As a language services professional, your responsibilities likely include making sure various hospital departments utilize interpreters appropriately. Different departments present different challenges, and the ER may be the most challenging of all.
And yet, interpreters plat a critical role in emergency scenarios. Imagine a limited-English proficient (LEP) trauma victim brought into the ER, conscious but seriously injured and in need of immediate help.
With proper planning and training, interpreters can be highly effective members of the emergency room medical team. Here are three recommendations which may help address common challenges facing interpreters in the ER:
1. MINIMIZE THE STEPS AND WAIT TIMES IT TAKES TO REACH AN INTERPRETER
Make interpreters quick and easy to access, and provide regular staff training. If the process is complicated or involves long waits for an interpreter, staff may forego it altogether because “there isn’t time.”
Hospital training should familiarize your staff with the process and stress that not using an interpreter means they could be acting on inaccurate information. Staff can practice using equipment like dual-handset phones and video interpreter carts during training so they can do so instinctively in emergency scenarios.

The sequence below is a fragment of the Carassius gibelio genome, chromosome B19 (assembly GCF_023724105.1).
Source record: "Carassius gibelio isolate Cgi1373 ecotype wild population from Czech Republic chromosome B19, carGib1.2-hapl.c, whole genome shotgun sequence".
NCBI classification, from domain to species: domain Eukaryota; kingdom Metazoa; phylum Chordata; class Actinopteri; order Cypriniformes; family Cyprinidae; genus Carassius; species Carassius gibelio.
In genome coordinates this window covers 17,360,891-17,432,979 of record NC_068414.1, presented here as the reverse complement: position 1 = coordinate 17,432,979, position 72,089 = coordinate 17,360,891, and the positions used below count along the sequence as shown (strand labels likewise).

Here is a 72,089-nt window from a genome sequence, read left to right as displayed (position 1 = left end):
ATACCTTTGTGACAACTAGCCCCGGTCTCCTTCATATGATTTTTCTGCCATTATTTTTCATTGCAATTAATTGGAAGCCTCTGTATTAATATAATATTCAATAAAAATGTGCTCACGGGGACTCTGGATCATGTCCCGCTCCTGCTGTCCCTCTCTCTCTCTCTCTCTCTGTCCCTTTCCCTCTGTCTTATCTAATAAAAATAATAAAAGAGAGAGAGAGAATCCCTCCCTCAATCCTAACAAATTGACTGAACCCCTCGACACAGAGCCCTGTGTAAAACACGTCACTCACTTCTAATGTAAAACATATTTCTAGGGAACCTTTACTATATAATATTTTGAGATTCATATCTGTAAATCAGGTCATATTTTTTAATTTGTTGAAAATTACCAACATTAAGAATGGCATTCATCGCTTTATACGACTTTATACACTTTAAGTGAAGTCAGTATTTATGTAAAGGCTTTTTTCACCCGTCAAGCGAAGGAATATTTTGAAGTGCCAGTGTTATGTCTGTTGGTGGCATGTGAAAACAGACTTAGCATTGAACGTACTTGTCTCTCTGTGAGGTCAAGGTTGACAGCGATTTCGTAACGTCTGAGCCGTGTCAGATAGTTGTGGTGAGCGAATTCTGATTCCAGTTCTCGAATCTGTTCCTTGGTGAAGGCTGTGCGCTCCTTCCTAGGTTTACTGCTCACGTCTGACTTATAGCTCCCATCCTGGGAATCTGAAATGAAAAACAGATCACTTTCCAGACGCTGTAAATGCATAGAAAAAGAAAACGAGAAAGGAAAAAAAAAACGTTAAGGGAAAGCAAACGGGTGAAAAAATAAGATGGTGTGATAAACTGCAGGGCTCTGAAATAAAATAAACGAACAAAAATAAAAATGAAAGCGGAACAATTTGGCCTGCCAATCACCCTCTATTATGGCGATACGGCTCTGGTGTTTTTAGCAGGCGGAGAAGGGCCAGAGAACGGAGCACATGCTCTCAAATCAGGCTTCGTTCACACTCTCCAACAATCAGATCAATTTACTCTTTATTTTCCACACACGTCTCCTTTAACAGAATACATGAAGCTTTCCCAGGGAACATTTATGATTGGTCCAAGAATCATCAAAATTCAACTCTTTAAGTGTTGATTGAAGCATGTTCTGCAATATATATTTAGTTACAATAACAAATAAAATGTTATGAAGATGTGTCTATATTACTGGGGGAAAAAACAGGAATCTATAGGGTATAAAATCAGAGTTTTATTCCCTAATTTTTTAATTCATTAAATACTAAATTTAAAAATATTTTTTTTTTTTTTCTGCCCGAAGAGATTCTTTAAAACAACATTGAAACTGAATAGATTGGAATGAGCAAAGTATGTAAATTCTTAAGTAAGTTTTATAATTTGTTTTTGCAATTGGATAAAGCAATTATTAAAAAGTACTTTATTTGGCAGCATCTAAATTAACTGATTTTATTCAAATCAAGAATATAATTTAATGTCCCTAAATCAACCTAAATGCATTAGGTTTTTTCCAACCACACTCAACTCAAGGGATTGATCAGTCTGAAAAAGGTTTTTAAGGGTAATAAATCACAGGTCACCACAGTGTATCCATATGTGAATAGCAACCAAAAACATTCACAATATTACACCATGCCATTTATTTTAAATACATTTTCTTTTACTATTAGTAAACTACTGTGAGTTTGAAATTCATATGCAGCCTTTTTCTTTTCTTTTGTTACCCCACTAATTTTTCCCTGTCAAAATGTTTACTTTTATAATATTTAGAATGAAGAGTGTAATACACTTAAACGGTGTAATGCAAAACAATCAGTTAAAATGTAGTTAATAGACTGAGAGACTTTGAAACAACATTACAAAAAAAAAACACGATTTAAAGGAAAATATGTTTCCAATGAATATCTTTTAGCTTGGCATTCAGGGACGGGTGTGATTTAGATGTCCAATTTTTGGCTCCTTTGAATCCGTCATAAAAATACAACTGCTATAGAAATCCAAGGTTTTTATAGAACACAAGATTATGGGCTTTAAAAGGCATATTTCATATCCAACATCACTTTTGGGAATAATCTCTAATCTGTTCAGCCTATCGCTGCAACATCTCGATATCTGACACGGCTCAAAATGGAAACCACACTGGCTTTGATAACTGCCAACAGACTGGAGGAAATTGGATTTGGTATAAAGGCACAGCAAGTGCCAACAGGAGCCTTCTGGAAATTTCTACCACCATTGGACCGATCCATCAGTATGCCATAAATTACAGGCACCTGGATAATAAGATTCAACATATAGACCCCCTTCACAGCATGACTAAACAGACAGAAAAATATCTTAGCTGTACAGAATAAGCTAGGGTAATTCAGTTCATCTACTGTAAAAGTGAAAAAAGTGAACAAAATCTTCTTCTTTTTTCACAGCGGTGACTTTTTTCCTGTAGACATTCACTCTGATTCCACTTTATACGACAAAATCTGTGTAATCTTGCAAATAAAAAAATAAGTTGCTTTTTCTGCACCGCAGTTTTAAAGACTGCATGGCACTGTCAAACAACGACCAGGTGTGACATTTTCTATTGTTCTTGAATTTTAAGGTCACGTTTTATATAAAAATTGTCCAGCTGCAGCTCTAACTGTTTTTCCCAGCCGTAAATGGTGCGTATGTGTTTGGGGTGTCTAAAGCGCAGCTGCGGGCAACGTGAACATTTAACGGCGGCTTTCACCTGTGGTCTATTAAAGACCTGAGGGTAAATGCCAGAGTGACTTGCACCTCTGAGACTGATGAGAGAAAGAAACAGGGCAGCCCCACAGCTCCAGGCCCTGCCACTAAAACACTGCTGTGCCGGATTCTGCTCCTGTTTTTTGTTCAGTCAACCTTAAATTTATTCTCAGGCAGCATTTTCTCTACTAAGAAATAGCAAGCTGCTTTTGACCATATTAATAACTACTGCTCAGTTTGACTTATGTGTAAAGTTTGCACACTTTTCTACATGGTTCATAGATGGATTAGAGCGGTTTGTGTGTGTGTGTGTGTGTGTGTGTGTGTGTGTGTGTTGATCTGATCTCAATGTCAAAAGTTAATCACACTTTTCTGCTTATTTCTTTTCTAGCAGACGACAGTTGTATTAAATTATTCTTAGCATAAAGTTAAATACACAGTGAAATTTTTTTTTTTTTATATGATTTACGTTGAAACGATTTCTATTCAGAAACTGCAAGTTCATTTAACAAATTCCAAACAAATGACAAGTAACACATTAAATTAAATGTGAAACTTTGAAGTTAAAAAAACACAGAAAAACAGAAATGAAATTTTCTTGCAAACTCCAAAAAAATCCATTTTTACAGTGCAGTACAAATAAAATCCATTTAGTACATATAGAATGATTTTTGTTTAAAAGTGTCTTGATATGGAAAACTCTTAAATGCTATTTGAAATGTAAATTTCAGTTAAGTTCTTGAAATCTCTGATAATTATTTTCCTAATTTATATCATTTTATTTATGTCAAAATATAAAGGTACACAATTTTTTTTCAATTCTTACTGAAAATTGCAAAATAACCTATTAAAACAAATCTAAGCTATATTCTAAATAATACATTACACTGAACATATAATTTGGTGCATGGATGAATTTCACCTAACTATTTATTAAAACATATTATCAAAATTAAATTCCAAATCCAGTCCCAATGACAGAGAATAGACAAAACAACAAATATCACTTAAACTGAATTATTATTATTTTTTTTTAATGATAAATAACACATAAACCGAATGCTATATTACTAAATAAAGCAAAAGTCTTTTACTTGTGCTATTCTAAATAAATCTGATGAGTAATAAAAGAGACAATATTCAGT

2. POSITION THE INTERPRETER OPTIMALLY TO MAXIMIZE EFFECTIVENESS
The ideal position for an interpreter is near the patient’s head – a challenge in the ER when medical staff also needs to occupy that space.
Consider using language services solutions with minimal “footprints” – size, ergonomics, and adjustability factor in when selecting video interpretation carts for the ER. When appropriate, use phone interpretation – a modality which takes virtually no space. Teach on-site interpreters best practices for where to stand when assisting emergency patients.
3. TRAIN INPREPRETERS AND PROVIDERS TO OPTIMIZE INTERACTIONS
Interpreters – whether they’re on-site staff or connected through phone or video – should receive training in handling medical scenarios so they can anticipate the sometimes-chaotic nature of the field.
Likewise, successful hospitals train their ER staff to work with interpreters. This could include how consecutive interpreting works, when to pause, and why they should continue speaking directly to the patient and let the interpreter relay their message. In situations with many doctors and nurses, the designated Trauma Team Leader (TTL) should take a lead role with the interpreter, handling most of the interaction.
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